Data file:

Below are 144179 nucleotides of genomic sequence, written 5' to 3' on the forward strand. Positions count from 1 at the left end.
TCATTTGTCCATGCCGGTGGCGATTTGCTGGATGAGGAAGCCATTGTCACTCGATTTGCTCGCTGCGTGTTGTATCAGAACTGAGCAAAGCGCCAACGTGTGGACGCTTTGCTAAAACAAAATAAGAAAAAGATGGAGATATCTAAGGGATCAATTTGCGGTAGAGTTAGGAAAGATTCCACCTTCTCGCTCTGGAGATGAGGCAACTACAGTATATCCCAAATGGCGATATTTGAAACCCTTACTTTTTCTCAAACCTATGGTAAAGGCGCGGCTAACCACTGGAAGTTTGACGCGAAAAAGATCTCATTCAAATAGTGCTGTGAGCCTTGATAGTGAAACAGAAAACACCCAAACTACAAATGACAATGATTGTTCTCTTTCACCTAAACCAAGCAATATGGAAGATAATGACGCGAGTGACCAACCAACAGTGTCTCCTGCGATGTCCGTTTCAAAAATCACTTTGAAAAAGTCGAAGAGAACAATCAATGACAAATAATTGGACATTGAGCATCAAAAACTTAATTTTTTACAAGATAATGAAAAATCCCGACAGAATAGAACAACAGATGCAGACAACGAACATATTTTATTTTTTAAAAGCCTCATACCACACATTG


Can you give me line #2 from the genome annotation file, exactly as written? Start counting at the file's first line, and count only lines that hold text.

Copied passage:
TCATTTGTCCATGCCGGTGGCGATTTGCTGGATGAGGAAGCCATTGTCACTCGATTTGCTCGCTGCGTGTTGTATCAGAACTGAGCAAAGCGCCAACGTGTGGACGCTTTGCTAAAACAAAATAAGAAAAAGATGGAGATATCTAAGGGATCAATTTGCGGTAGAGTTAGGAAAGATTCCACCTTCTCGCTCTGGAGATGAGGCAACTACAGTATATCCCAAATGGCGATATTTGAAACCCTTACTTTTTCTCAAACCTATGGTAAAGGCGCGGCTAACCACTGGAAGTTTGACGCGAAAAAGATCTCATTCAAATAGTGCTGTGAGCCTTGATAGTGAAACAGAAAACACCCAAACTACAAATGACAATGATTGTTCTCTTTCACCTAAACCAAGCAATATGGAAGATAATGACGCGAGTGACCAACCAACAGTGTCTCCTGCGATGTCCGTTTCAAAAATCACTTTGAAAAAGTCGAAGAGAACAATCAATGACAAATAATTGGACATTGAGCATCAAAAACTTAATTTTTTACAAGATAATGAAAAATCCCGACAGAATAGAACAACAGATGCAGACAACGAACATATTTTATTTTTTAAAAGCCTCATACCACACATTG